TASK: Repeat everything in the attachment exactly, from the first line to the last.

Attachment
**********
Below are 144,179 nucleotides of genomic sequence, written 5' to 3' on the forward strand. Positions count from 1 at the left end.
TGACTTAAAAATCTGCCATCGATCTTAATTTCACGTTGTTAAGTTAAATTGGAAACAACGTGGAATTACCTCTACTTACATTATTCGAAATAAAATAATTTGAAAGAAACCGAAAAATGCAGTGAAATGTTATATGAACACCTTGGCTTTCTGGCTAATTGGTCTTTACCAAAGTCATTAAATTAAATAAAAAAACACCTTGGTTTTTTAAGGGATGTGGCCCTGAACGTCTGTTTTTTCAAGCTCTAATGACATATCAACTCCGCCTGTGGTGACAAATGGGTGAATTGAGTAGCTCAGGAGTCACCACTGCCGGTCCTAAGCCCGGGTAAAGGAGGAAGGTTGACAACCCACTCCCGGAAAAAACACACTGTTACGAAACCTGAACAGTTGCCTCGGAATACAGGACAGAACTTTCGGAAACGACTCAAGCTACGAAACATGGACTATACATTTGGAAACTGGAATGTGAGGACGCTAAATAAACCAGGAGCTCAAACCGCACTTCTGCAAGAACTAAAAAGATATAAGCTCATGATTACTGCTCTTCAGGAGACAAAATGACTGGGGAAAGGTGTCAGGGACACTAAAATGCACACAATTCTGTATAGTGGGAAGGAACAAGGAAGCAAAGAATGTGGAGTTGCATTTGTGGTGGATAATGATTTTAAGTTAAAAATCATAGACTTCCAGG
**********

Below are 144,179 nucleotides of genomic sequence, written 5' to 3' on the forward strand. Positions count from 1 at the left end.
TGACTTAAAAATCTGCCATCGATCTTAATTTCACGTTGTTAAGTTAAATTGGAAACAACGTGGAATTACCTCTACTTACATTATTCGAAATAAAATAATTTGAAAGAAACCGAAAAATGCAGTGAAATGTTATATGAACACCTTGGCTTTCTGGCTAATTGGTCTTTACCAAAGTCATTAAATTAAATAAAAAAACACCTTGGTTTTTTAAGGGATGTGGCCCTGAACGTCTGTTTTTTCAAGCTCTAATGACATATCAACTCCGCCTGTGGTGACAAATGGGTGAATTGAGTAGCTCAGGAGTCACCACTGCCGGTCCTAAGCCCGGGTAAAGGAGGAAGGTTGACAACCCACTCCCGGAAAAAACACACTGTTACGAAACCTGAACAGTTGCCTCGGAATACAGGACAGAACTTTCGGAAACGACTCAAGCTACGAAACATGGACTATACATTTGGAAACTGGAATGTGAGGACGCTAAATAAACCAGGAGCTCAAACCGCACTTCTGCAAGAACTAAAAAGATATAAGCTCATGATTACTGCTCTTCAGGAGACAAAATGACTGGGGAAAGGTGTCAGGGACACTAAAATGCACACAATTCTGTATAGTGGGAAGGAACAAGGAAGCAAAGAATGTGGAGTTGCATTTGTGGTGGATAATGATTTTAAGTTAAAAATCATAGACTTCCAGG